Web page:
House of Photography 13 May — 20 August 2017

With Andreas Mühe (*1979, Karl-Marx-Stadt), from 19 May to 20 August 2017 the House of Photography at the Deichtorhallen will be presenting a young German photographer whose aesthetic perception is influenced by the world of theater, staging, and transformation

The exhibition Pathos as Distance, which was developed in close cooperation between Andreas Mühe and Ingo Taubhorn, curator of the House of Photography, brings together older works and new, in some cases previously unpublished photographs. For the first time ever, Andreas Mühe’s young and promising oeuvre will be presented in a comprehensive exhibition.

Formally a concept photographer who layers his subjects with references to art history, conceptually Andreas Mühe is an archaeologist who often reveals the makeup of our collective consciousness. The historical context of his pictures blurs distinctions, and the question of the repeatability of a moment—an enduring interest especially of photography — becomes visible in his works.

Mühe’s works tempt us to make spontaneous judgements. Only on closer examination can we discern whether they show a subjective reality. The fact that he draws essential impressions from his biography and translates them into pictures in no way contradicts this: beautiful aspects that create intimacy are combined with subjects that give pause and create distance. The result is pictures from a rotating present that looks backward as well as forward.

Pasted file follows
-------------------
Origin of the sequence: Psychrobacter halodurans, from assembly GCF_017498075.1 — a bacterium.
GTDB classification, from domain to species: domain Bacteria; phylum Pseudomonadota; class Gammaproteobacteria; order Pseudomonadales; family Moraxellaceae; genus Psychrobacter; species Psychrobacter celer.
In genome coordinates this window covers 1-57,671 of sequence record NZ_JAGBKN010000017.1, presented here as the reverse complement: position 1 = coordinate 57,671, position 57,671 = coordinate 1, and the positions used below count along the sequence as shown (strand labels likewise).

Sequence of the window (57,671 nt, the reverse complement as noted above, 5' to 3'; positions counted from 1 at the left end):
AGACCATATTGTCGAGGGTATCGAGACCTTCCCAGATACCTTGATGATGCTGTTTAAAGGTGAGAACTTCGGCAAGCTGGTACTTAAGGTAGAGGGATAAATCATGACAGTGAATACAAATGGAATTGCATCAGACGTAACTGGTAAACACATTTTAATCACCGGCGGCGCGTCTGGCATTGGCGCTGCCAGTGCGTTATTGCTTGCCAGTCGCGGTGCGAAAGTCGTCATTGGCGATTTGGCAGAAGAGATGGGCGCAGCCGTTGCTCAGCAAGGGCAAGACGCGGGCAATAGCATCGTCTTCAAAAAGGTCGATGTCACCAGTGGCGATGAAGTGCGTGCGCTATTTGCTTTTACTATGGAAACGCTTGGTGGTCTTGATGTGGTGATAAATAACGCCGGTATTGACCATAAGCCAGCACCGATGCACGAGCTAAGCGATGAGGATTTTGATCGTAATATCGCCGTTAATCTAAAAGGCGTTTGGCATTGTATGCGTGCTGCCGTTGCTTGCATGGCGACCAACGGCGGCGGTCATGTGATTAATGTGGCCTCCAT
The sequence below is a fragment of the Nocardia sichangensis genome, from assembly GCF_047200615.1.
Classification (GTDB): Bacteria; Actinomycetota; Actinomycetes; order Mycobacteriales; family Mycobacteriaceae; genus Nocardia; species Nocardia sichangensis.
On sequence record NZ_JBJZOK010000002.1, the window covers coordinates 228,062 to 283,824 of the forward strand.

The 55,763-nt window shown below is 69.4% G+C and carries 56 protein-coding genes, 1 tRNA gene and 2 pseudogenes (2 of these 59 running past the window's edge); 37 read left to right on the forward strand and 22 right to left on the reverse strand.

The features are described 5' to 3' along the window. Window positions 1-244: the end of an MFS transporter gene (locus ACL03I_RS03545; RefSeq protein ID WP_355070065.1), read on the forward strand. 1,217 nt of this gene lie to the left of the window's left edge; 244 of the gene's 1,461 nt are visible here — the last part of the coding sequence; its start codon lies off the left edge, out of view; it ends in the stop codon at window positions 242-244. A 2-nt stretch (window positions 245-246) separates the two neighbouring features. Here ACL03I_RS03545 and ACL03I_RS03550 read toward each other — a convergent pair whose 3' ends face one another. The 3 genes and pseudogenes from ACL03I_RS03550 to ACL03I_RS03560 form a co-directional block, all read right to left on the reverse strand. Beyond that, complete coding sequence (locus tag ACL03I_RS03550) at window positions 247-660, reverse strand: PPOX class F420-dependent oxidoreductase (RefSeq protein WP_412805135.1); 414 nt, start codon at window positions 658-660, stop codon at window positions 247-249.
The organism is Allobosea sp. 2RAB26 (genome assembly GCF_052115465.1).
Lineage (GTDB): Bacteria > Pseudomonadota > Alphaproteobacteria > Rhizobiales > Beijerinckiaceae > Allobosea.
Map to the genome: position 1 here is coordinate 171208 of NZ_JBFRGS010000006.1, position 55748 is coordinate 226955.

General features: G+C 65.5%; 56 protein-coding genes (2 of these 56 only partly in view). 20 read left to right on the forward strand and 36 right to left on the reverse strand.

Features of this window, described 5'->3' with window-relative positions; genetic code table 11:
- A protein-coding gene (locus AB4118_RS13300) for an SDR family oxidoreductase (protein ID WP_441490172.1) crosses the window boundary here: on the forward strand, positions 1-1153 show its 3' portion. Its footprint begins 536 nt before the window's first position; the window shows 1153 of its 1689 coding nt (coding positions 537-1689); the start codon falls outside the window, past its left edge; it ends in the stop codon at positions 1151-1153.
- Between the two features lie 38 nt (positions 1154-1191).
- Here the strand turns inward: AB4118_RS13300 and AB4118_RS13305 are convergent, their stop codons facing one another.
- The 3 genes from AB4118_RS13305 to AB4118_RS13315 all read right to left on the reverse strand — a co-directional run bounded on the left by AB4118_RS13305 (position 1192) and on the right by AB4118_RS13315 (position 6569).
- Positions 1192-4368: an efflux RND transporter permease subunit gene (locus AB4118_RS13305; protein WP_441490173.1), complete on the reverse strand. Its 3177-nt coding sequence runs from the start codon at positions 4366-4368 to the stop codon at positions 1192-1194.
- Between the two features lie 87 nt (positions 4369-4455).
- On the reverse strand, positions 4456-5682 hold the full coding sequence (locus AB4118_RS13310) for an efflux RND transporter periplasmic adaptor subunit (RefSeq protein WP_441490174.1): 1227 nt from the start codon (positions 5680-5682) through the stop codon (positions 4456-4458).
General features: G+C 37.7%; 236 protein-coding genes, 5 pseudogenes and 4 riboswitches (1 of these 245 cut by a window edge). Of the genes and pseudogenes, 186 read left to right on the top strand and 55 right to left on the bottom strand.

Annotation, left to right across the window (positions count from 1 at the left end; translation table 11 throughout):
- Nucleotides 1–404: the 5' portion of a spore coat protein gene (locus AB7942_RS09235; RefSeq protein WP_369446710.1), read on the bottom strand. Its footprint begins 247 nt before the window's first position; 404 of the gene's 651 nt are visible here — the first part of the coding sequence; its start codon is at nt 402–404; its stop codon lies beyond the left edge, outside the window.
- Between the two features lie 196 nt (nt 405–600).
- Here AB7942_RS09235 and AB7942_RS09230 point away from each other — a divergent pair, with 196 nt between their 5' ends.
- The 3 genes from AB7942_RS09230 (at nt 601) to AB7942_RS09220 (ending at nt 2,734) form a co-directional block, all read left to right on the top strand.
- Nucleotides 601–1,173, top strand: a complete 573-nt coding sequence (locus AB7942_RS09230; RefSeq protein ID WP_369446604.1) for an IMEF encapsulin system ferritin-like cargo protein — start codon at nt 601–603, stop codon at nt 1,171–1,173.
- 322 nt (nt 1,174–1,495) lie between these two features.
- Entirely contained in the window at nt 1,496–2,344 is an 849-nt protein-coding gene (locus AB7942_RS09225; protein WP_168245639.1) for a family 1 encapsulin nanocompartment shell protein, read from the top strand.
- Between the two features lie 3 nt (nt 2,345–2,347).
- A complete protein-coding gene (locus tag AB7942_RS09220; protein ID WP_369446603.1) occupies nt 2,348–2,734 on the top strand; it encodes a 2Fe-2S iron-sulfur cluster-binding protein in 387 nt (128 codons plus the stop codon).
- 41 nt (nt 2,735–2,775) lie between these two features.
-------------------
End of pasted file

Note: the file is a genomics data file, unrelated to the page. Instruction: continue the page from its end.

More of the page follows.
Works from all series and phases of Andreas Mühe’s oeuvre will be assembled in a unique presentation in the central hall of the House of Photography, where the common threads that link them will become all the more apparent, including renowned series such as Obersalzberg (2010–2013) and A.M. (2013) as well as previously unpublished works. Three smaller rooms will offer a more intimate setting for the work Haltung from the series Obersalzberg as well as two unpublished series.

read more

Video Teaser



A catalog accompanying the exhibition will be published at Kehrer Verlag. Edited by with a forword by Dirk Luckow, greetings by Benita von Malzahn and an essay by Ingo Taubhorn. 260 pages, 23 x 28,8 cm, ca. 150 colour illustrations, 58 Euros.